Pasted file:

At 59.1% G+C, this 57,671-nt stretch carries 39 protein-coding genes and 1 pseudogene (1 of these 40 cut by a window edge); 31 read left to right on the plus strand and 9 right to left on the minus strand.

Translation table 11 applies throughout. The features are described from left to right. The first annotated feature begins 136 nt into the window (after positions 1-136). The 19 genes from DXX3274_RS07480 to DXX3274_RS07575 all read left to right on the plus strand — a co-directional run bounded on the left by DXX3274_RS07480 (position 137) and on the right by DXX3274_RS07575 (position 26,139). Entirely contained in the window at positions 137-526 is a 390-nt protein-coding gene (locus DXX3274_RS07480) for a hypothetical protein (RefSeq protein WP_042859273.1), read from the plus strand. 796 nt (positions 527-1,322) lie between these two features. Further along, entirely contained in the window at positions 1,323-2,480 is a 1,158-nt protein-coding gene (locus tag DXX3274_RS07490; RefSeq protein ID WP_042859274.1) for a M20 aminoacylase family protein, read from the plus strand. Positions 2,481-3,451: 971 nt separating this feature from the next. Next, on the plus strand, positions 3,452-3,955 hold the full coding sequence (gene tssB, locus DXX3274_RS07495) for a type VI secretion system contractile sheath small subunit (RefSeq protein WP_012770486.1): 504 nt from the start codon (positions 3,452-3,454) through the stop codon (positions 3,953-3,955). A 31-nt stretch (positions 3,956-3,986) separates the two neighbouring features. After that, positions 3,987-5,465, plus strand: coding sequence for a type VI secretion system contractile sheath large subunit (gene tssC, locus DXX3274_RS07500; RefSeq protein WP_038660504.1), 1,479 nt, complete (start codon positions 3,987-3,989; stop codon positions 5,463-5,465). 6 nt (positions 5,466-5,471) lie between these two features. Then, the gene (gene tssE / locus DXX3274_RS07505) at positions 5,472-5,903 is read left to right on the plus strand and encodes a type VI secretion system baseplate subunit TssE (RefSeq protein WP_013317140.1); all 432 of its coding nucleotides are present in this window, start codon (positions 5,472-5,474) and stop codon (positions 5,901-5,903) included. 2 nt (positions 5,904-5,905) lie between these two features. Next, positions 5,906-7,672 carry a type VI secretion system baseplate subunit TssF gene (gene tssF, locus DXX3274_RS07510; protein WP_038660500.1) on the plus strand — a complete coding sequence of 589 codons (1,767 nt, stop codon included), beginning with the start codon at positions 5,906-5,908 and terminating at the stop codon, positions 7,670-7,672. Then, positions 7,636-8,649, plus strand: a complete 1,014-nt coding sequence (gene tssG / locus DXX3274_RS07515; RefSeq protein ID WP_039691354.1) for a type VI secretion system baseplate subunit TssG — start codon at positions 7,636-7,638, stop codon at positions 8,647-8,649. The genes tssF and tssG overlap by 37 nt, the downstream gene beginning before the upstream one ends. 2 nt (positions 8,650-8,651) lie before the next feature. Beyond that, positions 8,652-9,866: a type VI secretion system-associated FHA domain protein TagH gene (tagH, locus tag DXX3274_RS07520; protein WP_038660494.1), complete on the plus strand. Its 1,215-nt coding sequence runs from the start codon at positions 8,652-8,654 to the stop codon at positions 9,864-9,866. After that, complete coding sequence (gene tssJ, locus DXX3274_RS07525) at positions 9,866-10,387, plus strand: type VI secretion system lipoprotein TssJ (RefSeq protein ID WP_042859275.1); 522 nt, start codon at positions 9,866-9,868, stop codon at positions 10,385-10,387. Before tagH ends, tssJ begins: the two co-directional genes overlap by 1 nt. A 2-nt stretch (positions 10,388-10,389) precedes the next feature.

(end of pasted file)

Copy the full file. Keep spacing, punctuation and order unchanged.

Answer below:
At 59.1% G+C, this 57,671-nt stretch carries 39 protein-coding genes and 1 pseudogene (1 of these 40 cut by a window edge); 31 read left to right on the plus strand and 9 right to left on the minus strand.

Translation table 11 applies throughout. The features are described from left to right. The first annotated feature begins 136 nt into the window (after positions 1-136). The 19 genes from DXX3274_RS07480 to DXX3274_RS07575 all read left to right on the plus strand — a co-directional run bounded on the left by DXX3274_RS07480 (position 137) and on the right by DXX3274_RS07575 (position 26,139). Entirely contained in the window at positions 137-526 is a 390-nt protein-coding gene (locus DXX3274_RS07480) for a hypothetical protein (RefSeq protein WP_042859273.1), read from the plus strand. 796 nt (positions 527-1,322) lie between these two features. Further along, entirely contained in the window at positions 1,323-2,480 is a 1,158-nt protein-coding gene (locus tag DXX3274_RS07490; RefSeq protein ID WP_042859274.1) for a M20 aminoacylase family protein, read from the plus strand. Positions 2,481-3,451: 971 nt separating this feature from the next. Next, on the plus strand, positions 3,452-3,955 hold the full coding sequence (gene tssB, locus DXX3274_RS07495) for a type VI secretion system contractile sheath small subunit (RefSeq protein WP_012770486.1): 504 nt from the start codon (positions 3,452-3,454) through the stop codon (positions 3,953-3,955). A 31-nt stretch (positions 3,956-3,986) separates the two neighbouring features. After that, positions 3,987-5,465, plus strand: coding sequence for a type VI secretion system contractile sheath large subunit (gene tssC, locus DXX3274_RS07500; RefSeq protein WP_038660504.1), 1,479 nt, complete (start codon positions 3,987-3,989; stop codon positions 5,463-5,465). 6 nt (positions 5,466-5,471) lie between these two features. Then, the gene (gene tssE / locus DXX3274_RS07505) at positions 5,472-5,903 is read left to right on the plus strand and encodes a type VI secretion system baseplate subunit TssE (RefSeq protein WP_013317140.1); all 432 of its coding nucleotides are present in this window, start codon (positions 5,472-5,474) and stop codon (positions 5,901-5,903) included. 2 nt (positions 5,904-5,905) lie between these two features. Next, positions 5,906-7,672 carry a type VI secretion system baseplate subunit TssF gene (gene tssF, locus DXX3274_RS07510; protein WP_038660500.1) on the plus strand — a complete coding sequence of 589 codons (1,767 nt, stop codon included), beginning with the start codon at positions 5,906-5,908 and terminating at the stop codon, positions 7,670-7,672. Then, positions 7,636-8,649, plus strand: a complete 1,014-nt coding sequence (gene tssG / locus DXX3274_RS07515; RefSeq protein ID WP_039691354.1) for a type VI secretion system baseplate subunit TssG — start codon at positions 7,636-7,638, stop codon at positions 8,647-8,649. The genes tssF and tssG overlap by 37 nt, the downstream gene beginning before the upstream one ends. 2 nt (positions 8,650-8,651) lie before the next feature. Beyond that, positions 8,652-9,866: a type VI secretion system-associated FHA domain protein TagH gene (tagH, locus tag DXX3274_RS07520; protein WP_038660494.1), complete on the plus strand. Its 1,215-nt coding sequence runs from the start codon at positions 8,652-8,654 to the stop codon at positions 9,864-9,866. After that, complete coding sequence (gene tssJ, locus DXX3274_RS07525) at positions 9,866-10,387, plus strand: type VI secretion system lipoprotein TssJ (RefSeq protein ID WP_042859275.1); 522 nt, start codon at positions 9,866-9,868, stop codon at positions 10,385-10,387. Before tagH ends, tssJ begins: the two co-directional genes overlap by 1 nt. A 2-nt stretch (positions 10,388-10,389) precedes the next feature.